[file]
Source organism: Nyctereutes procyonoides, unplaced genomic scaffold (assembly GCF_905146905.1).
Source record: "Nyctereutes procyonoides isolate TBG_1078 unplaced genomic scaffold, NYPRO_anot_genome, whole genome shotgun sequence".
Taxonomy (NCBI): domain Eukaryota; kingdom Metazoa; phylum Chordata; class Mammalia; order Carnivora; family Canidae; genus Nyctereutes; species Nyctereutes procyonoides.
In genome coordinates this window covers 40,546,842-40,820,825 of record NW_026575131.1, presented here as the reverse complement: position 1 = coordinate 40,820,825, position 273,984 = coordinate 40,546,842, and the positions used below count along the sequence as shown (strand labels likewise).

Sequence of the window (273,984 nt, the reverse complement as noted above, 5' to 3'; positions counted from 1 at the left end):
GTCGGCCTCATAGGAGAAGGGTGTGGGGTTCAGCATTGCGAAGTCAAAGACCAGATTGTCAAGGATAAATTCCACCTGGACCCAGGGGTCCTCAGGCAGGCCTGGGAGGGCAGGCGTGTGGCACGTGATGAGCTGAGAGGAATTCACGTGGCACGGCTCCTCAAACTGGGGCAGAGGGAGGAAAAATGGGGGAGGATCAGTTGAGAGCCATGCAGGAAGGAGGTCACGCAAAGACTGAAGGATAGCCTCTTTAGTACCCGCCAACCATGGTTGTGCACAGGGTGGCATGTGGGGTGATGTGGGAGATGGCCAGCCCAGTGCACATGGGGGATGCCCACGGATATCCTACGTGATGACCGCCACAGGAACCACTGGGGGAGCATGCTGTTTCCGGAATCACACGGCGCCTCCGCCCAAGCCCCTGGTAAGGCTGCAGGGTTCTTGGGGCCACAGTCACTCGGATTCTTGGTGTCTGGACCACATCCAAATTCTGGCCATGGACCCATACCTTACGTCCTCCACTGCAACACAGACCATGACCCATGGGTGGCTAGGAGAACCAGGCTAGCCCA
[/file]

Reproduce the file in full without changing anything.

Source organism: Nyctereutes procyonoides, unplaced genomic scaffold (assembly GCF_905146905.1).
Source record: "Nyctereutes procyonoides isolate TBG_1078 unplaced genomic scaffold, NYPRO_anot_genome, whole genome shotgun sequence".
Taxonomy (NCBI): domain Eukaryota; kingdom Metazoa; phylum Chordata; class Mammalia; order Carnivora; family Canidae; genus Nyctereutes; species Nyctereutes procyonoides.
In genome coordinates this window covers 40,546,842-40,820,825 of record NW_026575131.1, presented here as the reverse complement: position 1 = coordinate 40,820,825, position 273,984 = coordinate 40,546,842, and the positions used below count along the sequence as shown (strand labels likewise).

Sequence of the window (273,984 nt, the reverse complement as noted above, 5' to 3'; positions counted from 1 at the left end):
GTCGGCCTCATAGGAGAAGGGTGTGGGGTTCAGCATTGCGAAGTCAAAGACCAGATTGTCAAGGATAAATTCCACCTGGACCCAGGGGTCCTCAGGCAGGCCTGGGAGGGCAGGCGTGTGGCACGTGATGAGCTGAGAGGAATTCACGTGGCACGGCTCCTCAAACTGGGGCAGAGGGAGGAAAAATGGGGGAGGATCAGTTGAGAGCCATGCAGGAAGGAGGTCACGCAAAGACTGAAGGATAGCCTCTTTAGTACCCGCCAACCATGGTTGTGCACAGGGTGGCATGTGGGGTGATGTGGGAGATGGCCAGCCCAGTGCACATGGGGGATGCCCACGGATATCCTACGTGATGACCGCCACAGGAACCACTGGGGGAGCATGCTGTTTCCGGAATCACACGGCGCCTCCGCCCAAGCCCCTGGTAAGGCTGCAGGGTTCTTGGGGCCACAGTCACTCGGATTCTTGGTGTCTGGACCACATCCAAATTCTGGCCATGGACCCATACCTTACGTCCTCCACTGCAACACAGACCATGACCCATGGGTGGCTAGGAGAACCAGGCTAGCCCA